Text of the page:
This study focused mainly on changes in the traditional institutions of governance occasioned by colonial rule and the impact of such changes on the organization of social life of erstwhile republican communities in Nigeria. These changes appeared to be the most fundamental and underlying cause of incessant violent conflicts and the seeming powerlessness on the part of State authorities to exert control and provide security to the communities. Relying essentially on content analysis of media reports, materials from the archives including reports by colonial officials on the Ebira community complimented largely with in-depth interviews carried out with leading actors in the conflicts, the study also examined the overall impact of the crises of the Nigerian State on politics and society among the Ebira and how that related to the dynamics of intra-ethnic violence. Among others, the study recommends that there is an urgent need to emphasise informal and traditional approaches to conflict management and peace building so as to ensure the empowerment of local communities and institutions in the management of conflict.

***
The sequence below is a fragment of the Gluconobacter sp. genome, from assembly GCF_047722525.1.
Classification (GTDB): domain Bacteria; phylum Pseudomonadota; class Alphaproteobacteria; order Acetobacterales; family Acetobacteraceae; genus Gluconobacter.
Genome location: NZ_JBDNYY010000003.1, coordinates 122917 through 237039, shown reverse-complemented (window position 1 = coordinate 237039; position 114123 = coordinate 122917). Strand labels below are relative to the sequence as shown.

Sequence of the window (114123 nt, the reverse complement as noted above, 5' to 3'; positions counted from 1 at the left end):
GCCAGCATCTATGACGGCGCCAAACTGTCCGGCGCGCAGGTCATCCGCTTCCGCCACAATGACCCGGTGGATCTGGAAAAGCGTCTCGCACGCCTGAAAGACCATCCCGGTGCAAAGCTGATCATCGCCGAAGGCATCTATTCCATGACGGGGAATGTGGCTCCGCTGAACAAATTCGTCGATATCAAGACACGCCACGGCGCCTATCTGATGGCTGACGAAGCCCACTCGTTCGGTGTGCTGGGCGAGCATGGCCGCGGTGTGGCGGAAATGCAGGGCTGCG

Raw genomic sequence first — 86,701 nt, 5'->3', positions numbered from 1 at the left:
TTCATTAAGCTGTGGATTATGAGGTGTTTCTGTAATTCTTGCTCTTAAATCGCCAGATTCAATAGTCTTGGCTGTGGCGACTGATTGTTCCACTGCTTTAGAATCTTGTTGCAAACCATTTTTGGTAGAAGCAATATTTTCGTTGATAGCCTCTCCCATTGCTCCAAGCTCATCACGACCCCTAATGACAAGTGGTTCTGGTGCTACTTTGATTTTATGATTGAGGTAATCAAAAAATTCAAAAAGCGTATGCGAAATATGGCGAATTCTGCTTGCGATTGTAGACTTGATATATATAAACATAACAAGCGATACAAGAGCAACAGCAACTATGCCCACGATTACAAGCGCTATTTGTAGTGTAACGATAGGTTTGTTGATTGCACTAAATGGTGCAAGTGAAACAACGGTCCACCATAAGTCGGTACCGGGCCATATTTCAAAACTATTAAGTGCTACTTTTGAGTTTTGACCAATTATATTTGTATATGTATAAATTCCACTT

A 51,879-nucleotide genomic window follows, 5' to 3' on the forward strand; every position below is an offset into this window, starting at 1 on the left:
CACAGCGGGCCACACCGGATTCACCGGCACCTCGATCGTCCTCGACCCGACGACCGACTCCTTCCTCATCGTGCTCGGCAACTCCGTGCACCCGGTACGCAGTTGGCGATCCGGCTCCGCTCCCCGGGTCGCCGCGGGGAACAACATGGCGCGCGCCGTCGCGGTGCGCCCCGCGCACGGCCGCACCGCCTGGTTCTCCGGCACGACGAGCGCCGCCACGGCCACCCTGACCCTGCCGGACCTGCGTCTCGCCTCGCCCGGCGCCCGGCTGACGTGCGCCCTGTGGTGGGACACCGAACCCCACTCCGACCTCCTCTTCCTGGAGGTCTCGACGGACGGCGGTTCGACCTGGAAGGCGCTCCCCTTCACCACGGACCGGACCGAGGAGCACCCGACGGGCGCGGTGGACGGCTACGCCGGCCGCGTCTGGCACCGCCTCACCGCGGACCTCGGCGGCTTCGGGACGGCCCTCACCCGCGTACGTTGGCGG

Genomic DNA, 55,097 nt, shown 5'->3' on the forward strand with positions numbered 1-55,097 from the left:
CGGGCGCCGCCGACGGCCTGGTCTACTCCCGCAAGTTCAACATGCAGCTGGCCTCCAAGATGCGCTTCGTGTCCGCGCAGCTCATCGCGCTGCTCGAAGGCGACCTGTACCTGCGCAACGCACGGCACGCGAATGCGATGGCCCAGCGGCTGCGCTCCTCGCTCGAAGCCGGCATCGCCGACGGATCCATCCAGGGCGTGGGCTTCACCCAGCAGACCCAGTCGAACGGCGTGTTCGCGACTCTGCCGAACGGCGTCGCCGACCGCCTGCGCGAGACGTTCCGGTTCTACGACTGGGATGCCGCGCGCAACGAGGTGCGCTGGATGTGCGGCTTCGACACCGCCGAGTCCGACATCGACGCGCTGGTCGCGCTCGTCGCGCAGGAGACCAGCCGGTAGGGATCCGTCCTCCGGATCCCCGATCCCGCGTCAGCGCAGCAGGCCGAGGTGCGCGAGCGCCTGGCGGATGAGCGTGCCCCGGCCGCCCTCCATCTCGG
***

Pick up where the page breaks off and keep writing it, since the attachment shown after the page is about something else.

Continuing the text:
Key words: Clan, conflict, Ebira-Tao, ethnic group, identity mobilization, traditional institution.
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